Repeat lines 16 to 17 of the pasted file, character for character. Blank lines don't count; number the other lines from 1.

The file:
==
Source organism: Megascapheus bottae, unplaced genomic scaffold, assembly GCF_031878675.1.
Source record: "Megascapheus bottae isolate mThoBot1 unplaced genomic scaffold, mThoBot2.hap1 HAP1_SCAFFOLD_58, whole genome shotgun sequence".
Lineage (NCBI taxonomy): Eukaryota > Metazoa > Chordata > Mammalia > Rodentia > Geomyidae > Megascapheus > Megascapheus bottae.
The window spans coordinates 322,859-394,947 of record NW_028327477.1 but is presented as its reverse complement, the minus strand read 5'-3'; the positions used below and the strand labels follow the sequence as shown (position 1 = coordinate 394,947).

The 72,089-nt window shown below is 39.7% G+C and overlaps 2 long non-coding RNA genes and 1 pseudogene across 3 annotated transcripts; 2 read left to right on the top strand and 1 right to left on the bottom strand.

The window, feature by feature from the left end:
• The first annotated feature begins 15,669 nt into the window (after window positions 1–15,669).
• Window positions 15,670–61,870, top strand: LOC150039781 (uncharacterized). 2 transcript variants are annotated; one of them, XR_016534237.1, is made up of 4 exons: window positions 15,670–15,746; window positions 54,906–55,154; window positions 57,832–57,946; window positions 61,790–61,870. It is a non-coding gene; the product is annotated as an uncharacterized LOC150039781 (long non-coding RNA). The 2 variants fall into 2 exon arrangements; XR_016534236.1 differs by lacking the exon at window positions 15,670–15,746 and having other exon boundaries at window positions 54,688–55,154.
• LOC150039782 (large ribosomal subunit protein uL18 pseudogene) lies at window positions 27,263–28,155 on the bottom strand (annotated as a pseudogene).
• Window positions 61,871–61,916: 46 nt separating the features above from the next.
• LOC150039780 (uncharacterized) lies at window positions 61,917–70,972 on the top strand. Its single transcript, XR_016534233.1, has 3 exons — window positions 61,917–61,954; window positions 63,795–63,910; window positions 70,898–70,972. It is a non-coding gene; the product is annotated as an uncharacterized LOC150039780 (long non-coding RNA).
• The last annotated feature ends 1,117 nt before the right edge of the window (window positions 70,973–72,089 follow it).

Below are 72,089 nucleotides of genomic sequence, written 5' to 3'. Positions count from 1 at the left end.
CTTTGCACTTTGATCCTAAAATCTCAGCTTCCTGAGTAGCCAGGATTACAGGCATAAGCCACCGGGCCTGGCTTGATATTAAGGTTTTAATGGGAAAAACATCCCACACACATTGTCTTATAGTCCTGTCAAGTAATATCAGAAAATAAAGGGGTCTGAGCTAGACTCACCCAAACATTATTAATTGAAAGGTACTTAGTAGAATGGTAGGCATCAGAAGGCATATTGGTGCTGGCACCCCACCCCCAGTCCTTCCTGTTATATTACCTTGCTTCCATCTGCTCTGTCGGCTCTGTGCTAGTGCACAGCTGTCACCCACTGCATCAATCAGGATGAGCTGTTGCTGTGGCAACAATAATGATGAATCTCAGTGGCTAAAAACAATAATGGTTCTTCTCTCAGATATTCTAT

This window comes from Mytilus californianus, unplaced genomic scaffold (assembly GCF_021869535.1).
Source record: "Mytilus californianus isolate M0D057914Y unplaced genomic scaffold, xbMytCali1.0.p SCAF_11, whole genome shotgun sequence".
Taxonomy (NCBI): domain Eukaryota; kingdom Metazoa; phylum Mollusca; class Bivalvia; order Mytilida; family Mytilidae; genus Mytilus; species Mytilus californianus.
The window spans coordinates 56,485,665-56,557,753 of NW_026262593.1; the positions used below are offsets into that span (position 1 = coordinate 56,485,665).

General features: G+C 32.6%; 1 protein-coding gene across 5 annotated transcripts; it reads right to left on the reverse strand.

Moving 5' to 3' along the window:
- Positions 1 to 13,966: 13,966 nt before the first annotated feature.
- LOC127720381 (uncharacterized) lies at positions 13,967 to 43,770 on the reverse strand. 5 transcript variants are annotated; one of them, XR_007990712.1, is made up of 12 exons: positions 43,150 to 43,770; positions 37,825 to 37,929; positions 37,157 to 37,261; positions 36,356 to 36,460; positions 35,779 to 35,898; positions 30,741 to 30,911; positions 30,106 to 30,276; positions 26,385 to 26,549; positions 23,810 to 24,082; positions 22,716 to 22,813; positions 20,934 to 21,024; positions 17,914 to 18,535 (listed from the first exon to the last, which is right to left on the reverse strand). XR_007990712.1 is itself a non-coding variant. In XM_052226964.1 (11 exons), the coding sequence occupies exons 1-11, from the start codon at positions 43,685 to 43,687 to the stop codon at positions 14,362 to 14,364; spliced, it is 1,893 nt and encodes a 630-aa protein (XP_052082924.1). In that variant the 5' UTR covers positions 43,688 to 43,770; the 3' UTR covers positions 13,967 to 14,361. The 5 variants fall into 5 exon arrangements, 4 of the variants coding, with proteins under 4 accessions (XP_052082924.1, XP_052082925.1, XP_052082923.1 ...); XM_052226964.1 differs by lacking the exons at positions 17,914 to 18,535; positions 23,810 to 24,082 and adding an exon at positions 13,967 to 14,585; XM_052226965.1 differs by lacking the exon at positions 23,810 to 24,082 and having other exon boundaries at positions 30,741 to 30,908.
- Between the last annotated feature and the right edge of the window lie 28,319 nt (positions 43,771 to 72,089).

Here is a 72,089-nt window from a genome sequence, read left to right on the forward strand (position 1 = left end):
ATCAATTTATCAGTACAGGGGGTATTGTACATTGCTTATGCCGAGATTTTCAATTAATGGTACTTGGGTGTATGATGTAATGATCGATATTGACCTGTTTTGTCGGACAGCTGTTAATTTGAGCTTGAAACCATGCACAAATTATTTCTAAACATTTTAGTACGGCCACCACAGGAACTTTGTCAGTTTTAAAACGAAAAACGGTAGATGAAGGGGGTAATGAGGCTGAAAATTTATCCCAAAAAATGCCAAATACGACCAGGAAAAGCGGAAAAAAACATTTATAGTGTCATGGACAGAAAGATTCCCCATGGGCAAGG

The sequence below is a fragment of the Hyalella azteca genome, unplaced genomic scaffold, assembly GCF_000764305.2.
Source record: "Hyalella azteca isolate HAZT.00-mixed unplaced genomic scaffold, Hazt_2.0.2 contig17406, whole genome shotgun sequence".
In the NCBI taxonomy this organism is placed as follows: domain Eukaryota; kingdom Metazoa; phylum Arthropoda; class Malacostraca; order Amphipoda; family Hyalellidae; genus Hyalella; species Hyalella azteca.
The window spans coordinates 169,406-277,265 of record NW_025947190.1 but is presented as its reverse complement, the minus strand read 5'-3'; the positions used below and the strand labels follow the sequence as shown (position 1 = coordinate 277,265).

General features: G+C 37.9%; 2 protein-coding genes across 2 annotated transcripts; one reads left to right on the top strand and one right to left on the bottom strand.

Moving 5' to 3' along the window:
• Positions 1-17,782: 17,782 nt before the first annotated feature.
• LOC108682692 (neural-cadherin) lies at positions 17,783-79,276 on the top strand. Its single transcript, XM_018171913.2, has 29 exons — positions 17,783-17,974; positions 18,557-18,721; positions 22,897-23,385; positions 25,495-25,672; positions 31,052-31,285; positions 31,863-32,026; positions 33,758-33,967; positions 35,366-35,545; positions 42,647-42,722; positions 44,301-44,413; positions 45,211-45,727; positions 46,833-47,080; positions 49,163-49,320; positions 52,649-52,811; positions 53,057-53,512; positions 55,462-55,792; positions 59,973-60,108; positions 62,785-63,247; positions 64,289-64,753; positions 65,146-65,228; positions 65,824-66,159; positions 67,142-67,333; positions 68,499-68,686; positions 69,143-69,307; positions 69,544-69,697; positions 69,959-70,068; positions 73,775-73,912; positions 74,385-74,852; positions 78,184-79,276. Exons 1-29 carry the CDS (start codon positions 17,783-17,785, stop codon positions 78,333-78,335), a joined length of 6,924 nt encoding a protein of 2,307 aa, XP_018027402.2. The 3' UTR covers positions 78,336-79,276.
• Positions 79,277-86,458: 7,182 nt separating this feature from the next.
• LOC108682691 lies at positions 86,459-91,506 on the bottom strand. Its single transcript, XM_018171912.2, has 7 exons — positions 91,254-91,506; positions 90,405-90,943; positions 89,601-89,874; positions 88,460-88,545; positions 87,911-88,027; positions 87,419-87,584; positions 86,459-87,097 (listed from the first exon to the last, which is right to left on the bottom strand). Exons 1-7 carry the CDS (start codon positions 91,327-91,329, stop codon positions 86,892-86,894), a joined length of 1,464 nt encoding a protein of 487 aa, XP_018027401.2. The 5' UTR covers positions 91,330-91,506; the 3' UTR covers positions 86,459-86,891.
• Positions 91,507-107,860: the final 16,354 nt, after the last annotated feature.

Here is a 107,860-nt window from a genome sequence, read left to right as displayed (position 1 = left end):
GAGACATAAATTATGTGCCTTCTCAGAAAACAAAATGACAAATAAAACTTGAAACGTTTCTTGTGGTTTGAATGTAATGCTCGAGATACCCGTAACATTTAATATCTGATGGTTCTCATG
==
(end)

Source record: "Mytilus californianus isolate M0D057914Y unplaced genomic scaffold, xbMytCali1.0.p SCAF_11, whole genome shotgun sequence".
Taxonomy (NCBI): domain Eukaryota; kingdom Metazoa; phylum Mollusca; class Bivalvia; order Mytilida; family Mytilidae; genus Mytilus; species Mytilus californianus.